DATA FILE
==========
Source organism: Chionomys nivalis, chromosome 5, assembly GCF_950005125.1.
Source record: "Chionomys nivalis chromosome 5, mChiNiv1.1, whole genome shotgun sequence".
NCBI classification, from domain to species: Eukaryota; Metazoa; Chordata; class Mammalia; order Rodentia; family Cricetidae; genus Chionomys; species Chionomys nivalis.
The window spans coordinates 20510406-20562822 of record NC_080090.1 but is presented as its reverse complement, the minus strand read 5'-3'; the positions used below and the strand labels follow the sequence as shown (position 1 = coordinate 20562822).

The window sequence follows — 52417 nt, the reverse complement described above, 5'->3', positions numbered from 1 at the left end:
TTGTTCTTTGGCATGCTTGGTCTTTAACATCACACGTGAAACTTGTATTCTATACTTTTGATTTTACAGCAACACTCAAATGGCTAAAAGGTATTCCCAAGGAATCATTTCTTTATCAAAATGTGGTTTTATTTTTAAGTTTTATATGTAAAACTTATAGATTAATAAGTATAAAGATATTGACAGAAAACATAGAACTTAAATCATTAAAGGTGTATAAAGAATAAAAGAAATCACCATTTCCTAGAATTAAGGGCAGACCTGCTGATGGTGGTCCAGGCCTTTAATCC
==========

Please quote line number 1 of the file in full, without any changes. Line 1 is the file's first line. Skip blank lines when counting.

Source organism: Chionomys nivalis, chromosome 5, assembly GCF_950005125.1.